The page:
Dallas Cowboys owner Jerry Jones stated during the NFL Scouting Combine in February and repeated this week at the owners meetings that his team was likely leaning against taking a quarterback with the fourth overall pick in the draft.
Jones maintains that the Cowboys will approach the pick and the bulk of the draft as if Tony Romo will be the team’s quarterback for the next four or five years.
“I would say that we are not pointing toward the quarterback position,” Jones said. “I wouldn't want to rule it out and sound like I’m hedging. The future will be made with the idea in mind that Romo is going to be the quarterback for four or five years. That begs a lot of consideration in terms of what should you be doing with draft picks as opposed to a backup quarterback.”
Still, the Cowboys will take a developmental quarterback at some point in the draft, which will be held April 28-30 in Chicago.
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Romo, who will be 36 next season and has had off-season surgery in three of the past four years, recently underwent a Mumford procedure to reinforce and prevent future breaks of his left collarbone he fractured twice last season.
The Cowboys will conduct private workouts with all the top quarterbacks in the draft, including first-round prospects Carson Wentz of North Dakota State, Jared Goff of California and Paxton Lynch of Memphis.
The process began Wednesday when the Cowboys left the owners meeting to fly to Orlando to work out Lynch.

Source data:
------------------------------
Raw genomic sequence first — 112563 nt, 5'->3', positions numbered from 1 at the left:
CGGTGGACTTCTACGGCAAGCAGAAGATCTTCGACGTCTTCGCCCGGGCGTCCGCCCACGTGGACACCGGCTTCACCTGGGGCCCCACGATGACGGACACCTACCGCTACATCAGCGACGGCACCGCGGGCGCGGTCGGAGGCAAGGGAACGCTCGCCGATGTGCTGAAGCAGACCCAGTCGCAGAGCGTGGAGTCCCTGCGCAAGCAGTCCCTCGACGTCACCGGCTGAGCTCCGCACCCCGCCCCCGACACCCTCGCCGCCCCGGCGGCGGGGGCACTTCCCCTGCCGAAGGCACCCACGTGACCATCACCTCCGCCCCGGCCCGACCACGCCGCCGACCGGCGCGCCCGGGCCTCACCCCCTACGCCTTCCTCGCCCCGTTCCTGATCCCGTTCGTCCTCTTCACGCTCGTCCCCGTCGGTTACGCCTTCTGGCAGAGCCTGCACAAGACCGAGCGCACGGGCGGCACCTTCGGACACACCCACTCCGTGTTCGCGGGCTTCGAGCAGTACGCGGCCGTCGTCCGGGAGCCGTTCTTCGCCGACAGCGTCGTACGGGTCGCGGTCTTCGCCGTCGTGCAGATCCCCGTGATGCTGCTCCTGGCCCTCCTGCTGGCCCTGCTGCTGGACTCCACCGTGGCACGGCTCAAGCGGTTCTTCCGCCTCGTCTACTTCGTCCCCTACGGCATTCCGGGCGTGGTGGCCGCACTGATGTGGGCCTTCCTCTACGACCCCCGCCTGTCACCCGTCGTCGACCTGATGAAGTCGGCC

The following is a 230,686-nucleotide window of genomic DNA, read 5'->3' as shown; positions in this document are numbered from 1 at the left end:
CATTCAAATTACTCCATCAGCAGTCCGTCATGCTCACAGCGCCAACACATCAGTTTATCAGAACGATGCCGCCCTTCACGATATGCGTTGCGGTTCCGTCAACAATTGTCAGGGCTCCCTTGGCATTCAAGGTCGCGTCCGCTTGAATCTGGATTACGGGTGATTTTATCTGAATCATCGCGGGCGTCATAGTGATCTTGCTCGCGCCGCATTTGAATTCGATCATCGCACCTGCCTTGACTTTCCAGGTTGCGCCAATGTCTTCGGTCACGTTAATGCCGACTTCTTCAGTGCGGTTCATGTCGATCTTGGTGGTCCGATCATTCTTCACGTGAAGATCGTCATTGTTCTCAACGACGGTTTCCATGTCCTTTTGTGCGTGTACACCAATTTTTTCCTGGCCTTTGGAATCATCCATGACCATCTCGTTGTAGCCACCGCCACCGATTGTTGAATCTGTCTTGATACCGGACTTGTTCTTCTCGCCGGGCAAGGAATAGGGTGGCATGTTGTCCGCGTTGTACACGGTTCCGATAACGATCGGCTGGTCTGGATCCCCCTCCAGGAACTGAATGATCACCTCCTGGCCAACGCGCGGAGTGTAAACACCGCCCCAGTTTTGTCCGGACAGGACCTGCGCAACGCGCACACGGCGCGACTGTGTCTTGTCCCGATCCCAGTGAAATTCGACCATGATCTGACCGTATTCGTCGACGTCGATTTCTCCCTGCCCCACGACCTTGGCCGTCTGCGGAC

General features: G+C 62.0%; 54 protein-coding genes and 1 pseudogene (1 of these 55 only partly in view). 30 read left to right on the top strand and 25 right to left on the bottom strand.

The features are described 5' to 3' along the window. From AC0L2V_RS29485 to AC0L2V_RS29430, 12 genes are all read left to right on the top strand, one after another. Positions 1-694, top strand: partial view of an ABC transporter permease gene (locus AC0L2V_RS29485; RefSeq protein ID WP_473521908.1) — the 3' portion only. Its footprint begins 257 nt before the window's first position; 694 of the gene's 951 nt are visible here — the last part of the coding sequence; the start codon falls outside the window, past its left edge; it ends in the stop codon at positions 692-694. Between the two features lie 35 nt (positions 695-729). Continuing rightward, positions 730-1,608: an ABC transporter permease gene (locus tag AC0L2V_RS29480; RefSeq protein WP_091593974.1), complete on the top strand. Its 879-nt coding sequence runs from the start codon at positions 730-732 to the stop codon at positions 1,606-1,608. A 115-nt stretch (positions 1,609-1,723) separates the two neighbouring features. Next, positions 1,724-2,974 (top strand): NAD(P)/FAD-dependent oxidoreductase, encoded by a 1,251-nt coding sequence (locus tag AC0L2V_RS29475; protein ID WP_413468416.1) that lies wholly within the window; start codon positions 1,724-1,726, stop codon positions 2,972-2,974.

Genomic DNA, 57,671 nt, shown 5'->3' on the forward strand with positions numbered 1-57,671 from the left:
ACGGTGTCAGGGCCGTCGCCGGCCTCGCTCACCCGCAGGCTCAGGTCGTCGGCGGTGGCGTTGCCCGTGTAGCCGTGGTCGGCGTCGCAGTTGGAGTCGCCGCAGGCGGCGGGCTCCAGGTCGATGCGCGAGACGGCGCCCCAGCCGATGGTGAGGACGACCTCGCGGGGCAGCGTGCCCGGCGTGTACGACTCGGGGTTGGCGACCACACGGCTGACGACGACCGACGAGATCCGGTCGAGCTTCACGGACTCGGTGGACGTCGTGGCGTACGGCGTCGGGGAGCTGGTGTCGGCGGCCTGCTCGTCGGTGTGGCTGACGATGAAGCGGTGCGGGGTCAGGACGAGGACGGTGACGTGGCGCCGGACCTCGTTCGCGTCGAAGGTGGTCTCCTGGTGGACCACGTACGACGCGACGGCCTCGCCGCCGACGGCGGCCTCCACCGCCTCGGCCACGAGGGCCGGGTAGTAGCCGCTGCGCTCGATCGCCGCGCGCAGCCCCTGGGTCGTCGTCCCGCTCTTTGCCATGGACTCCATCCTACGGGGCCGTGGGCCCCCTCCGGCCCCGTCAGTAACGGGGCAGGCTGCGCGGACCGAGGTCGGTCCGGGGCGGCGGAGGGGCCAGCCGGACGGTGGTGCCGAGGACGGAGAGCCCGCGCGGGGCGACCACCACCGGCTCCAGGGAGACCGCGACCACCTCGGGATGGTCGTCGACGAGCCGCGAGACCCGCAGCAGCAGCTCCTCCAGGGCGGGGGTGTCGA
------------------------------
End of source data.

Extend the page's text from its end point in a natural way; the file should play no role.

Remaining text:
The contingent included Jones, vice-president Stephen Jones, coach Jason Garrett. Personnel chief Will McClay and newly hired senior personnel executive Lionel Vital flew in from Dallas to meet them.
Wentz and Goff would be considered options for the fourth pick if the Cowboys went in that direction.
Unlike Jones, coach Jason Garrett said all options are open with the fourth overall pick, including quarterback.
“I always think you want a developmental quarterback on your roster,” Garrett said. “The question is what resources are you willing to use to get those guys.
“We’ve always kind of had structure. Is it worth the first pick in the draft? Is it worth the second pick in the draft? Is it worth going to trade for a young guy on another team? The biggest thing with the draft right now is we’re continuing to evaluate players. You don’t want to get into draft strategy too early.”
Having the fourth pick allows the Cowboys to hone in on a player more so than in the past when they were in the middle or the bottom of the first round, making the private workouts more important.
Dallas will use the private workouts to see the quarterback in a classroom setting, give them information and then take them to the field to see how they respond to hard coaching, Garrett said.
“I think the biggest thing with all players is you’re trying to find out who they are,” Garrett said. “Certainly, you want to find out who they are as players. There are a lot of different ways to do that. You see them at the combine setting, you watch their tape. But if you can get a chance to go be closer to them and get your hands on them and ask them to do specific things you would ask a player to do, I think that gives you a better chance to evaluate the guy.”
The Cowboys saw Wentz and a number of other prospects up close during the Senior Bowl as coaches of the North team. They also talked to several quarterbacks at the combine.
“Great quarterbacks come in all shapes and sizes. I’m not so sure I’ve ever seen a great quarterback who wasn’t instinctive in some way,” Garrett said.